Gene silencing may be future of medicine
Two American scientists won the Nobel Prize for medicine last month for their groundbreaking discovery of how to switch off genes.
Not only were these scientists on the young end of the scale for winning such a major prize, but it was very quick recognition for their work, which was only published eight years ago. This recognition came because the work of Andrew Fire and Craig Mello has the potential to be a critical step in the quest for new treatments for all kinds of diseases.
This research showed that a double strand of ribonucleic acid (RNA), which operates as the genetic messenger in cells, can silence or turn off specific genes in a process called RNA interference (RNAi).
Since this discovery in 1998, the idea of RNAi has grown into a popular area of research as companies and academic institutions see its potential for targeting a myriad of conditions that involve our genetic makeup – or others such as viruses that may have a genetic code of their own that could be altered or made inert through RNAi.
Turning off specific genes can help to teach us exactly what those genes do in a particular disease, knowledge which will prove extremely valuable to the future of medicine.
Right now, RNAi is being used extensively in research labs around the world. Clinical trials for a variety of viral diseases, eye disorders and cardiovascular diseases are underway and this method is also being used to better understand and kill HIV. Further, this process may lead to ways to stop gene expression in diseases such as cancer by slowing tumour growth.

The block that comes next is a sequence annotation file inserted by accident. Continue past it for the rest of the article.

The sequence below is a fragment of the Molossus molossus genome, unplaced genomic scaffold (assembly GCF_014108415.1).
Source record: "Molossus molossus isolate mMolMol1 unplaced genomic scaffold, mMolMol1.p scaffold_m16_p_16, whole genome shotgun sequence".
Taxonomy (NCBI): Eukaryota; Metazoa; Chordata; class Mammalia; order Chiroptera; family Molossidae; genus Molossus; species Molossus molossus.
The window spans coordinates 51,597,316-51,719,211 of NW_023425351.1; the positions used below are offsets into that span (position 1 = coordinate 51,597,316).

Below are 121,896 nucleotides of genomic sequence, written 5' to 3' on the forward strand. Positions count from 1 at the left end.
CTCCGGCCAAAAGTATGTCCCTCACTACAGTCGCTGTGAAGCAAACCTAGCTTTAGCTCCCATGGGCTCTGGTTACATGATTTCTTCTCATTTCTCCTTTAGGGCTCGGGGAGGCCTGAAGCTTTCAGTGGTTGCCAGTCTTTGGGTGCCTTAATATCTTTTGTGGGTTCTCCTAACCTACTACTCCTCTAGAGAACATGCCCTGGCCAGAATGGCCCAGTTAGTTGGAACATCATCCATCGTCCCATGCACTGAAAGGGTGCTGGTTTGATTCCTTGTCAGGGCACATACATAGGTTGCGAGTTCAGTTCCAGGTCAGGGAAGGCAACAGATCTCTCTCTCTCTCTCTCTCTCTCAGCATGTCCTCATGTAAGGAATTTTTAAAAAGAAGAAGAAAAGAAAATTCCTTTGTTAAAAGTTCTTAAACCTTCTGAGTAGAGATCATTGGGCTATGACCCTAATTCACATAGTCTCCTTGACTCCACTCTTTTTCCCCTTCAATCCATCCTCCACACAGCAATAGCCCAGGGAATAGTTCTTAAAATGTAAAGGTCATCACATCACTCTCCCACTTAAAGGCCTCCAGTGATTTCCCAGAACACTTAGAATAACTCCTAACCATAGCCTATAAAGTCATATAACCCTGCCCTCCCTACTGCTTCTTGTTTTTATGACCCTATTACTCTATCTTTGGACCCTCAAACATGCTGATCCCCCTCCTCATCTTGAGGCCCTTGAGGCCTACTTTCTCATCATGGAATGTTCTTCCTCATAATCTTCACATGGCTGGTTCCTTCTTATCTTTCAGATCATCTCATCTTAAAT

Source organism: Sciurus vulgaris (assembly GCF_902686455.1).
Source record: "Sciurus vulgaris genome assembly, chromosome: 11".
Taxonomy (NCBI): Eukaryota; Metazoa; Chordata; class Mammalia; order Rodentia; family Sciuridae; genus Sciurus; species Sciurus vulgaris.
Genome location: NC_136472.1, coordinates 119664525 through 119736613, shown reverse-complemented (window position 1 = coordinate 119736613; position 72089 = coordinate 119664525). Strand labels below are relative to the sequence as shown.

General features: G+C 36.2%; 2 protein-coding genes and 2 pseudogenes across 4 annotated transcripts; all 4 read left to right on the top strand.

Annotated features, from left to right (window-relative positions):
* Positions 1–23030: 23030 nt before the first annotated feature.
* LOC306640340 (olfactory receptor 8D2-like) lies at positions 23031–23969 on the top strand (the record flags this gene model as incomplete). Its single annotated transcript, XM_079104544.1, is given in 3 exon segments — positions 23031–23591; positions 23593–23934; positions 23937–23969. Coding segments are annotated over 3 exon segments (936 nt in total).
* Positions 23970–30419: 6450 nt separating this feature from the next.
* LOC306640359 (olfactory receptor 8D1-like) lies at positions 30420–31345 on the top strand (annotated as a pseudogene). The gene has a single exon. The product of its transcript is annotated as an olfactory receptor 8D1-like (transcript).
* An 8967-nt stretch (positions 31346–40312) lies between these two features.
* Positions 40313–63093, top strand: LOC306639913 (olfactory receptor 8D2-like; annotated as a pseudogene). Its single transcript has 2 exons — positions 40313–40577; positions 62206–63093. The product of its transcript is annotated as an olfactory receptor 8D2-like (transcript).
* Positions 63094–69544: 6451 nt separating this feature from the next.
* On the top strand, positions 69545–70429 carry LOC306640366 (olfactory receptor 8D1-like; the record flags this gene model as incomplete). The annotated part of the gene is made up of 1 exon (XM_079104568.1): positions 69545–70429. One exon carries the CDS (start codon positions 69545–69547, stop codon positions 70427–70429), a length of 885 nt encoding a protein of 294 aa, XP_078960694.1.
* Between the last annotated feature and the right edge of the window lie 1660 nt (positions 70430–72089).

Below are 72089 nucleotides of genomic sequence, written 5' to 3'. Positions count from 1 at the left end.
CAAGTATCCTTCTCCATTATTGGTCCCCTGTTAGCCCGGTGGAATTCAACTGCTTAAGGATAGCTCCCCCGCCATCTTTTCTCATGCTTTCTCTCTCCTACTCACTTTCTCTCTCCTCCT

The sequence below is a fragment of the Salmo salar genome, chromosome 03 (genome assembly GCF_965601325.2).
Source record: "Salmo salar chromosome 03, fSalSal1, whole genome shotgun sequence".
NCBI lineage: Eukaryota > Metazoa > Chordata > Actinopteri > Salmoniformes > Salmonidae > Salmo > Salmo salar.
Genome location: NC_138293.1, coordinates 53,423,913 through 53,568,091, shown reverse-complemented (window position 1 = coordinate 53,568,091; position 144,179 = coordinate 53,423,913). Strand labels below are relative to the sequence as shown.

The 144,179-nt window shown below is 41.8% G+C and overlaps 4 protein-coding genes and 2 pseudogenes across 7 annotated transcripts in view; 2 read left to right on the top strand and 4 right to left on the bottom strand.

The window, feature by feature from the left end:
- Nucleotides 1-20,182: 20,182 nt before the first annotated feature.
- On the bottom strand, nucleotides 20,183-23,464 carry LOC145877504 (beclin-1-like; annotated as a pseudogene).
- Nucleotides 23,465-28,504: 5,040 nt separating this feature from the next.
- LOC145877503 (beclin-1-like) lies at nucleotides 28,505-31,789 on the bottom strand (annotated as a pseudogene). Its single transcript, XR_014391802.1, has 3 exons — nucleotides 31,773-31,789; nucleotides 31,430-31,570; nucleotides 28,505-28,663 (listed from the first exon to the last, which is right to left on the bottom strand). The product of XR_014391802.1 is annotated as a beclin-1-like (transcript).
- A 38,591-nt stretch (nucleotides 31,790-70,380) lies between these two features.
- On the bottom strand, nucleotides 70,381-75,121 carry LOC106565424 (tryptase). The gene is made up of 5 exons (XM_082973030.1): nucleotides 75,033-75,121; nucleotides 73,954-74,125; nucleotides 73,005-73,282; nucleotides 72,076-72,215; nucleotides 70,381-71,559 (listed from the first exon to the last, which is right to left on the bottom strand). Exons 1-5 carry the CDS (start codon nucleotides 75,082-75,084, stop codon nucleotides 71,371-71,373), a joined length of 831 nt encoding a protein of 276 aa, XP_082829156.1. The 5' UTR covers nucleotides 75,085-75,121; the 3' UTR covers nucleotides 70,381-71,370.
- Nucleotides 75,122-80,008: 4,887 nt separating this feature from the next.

In psychiatry, RNAi may have promise for any number of conditions since it is believed that most have a genetic component.
For most such conditions we do not yet know exactly which genes are involved or what those genes do. There are candidate genes, ones that we think are likely involved, but our knowledge of their function is quite rudimentary.
Since the human genome is only slightly different from that of many other animals (1.23% different base pairs between human and chimp genomes), it may be possible to identify the candidate gene counterparts in other animals and by turning them on and off figure out what they do.
Eventually, of course, if we find out that a disorder results from the overactivity of a particular gene we would then have a means of turning it off. This could be potentially curative for some disorders.
Eventually by means of comparsions between organisms and the ability to turn specific genes on or off we should be able to identify exactly what each gene does and why one organism is different from another.
Microsoft billionaire Paul Allen has funded the Allen Institute for Brain Science which has just completed a digitized index of the more than 21,000 genes that are active in the mouse brain and has posted these results online, available to researchers at no cost. The same is now being done for the human neocortex. All of this will help move us forward in understanding the role that specific genes may play in various conditions and may be groundbreaking in future treatments.
RNAi is just one more area where continued extensive research is needed in order to truly discover its potential in medicine. It may well be a technology that will be at the forefront of treating and curing disease in the future – giving all of us longer, healthier lives and saving the healthcare system billions of dollars on treatments that only slow or manage serious conditions rather than eliminating them.